Today is Thanksgiving, a day we traditionally give thanks for our blessings. We might want to include giving thanks for the technological advances that have improved our lives, such as the internet.
The internet has given us non-stop access to information, commercial opportunities, social media, and convenience. But how did all this come about?
Russia’s Cold War launch of Sputnik, coupled with America’s realization that the Russians had beaten us into space, resulted in the creation of U.S. scientific and technology programs. The Advanced Research Projects Agency (ARPA) was one of these programs. It was established to develop communications technology that could withstand a nuclear attack capable of destroying our telephone network.
The military was concerned that an attack by just one missile on the nation’s telephone system would incapacitate the entire system, with the result that communication would then be impossible. A system was needed that would allow world and U.S. government leaders to communicate even if the telephone system was to be destroyed.
Enter the ARPAnet, launched by ARPA in 1969. The ARPAnet was the precursor of our today’s internet. It was used by technologists, engineers, and scientists to transfer files between users.
The ARPAnet provided the precursor technology to email. It allowed users to exchange communications through newsgroups.
A significant factor in its growth was the development in 1983 of “transmission control protocol/Internet Protocol,” called TCP/IP. TCP/IP works by breaking up a message into packets. The packets are then routed through various parts of the network to the message’s destination.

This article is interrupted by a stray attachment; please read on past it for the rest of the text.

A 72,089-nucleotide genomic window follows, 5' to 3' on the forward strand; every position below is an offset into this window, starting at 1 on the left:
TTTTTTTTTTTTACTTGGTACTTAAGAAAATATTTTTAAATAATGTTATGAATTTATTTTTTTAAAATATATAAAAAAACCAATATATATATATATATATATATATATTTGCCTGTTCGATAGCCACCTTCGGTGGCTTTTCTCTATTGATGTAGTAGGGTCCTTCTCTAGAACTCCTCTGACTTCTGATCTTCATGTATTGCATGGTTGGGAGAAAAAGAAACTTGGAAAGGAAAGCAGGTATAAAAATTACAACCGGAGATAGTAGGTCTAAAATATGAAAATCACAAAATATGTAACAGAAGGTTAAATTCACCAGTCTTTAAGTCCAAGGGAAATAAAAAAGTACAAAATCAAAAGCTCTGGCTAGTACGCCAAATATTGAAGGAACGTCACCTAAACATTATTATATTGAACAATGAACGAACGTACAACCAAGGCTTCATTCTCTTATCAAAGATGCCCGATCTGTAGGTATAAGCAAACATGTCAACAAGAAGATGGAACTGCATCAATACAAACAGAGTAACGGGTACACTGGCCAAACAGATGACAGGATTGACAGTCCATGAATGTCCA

Significantly, if one part of the network is unavailable and as a result a packet cannot travel through that route, the packet is re-routed through another network pathway to its destination. Accordingly, TCP/IP resulted in a highly reliable communications network.
Another important phase was the development in 1991 of HTML, or hypertext markup language. HTML produced a user-friendly browser-based system that allowed users to click on links which link to other information. The development of HTML resulted in the internet’s transition from a network used by the scientific community into a worldwide web of information.
The last major stage in the internet’s development was the creation in 1993 at the University of Illinois of the Mosaic browser. Mosaic, which later became Netscape, allowed users to search and navigate the web. Internet usage exploded. Email, social networking, privacy issues, online scams, spam, shady and X-rated sites, among other things, quickly became part of our daily reality.
The internet has its issues and challenges, but nonetheless I am thankful both personally and professionally for its convenience.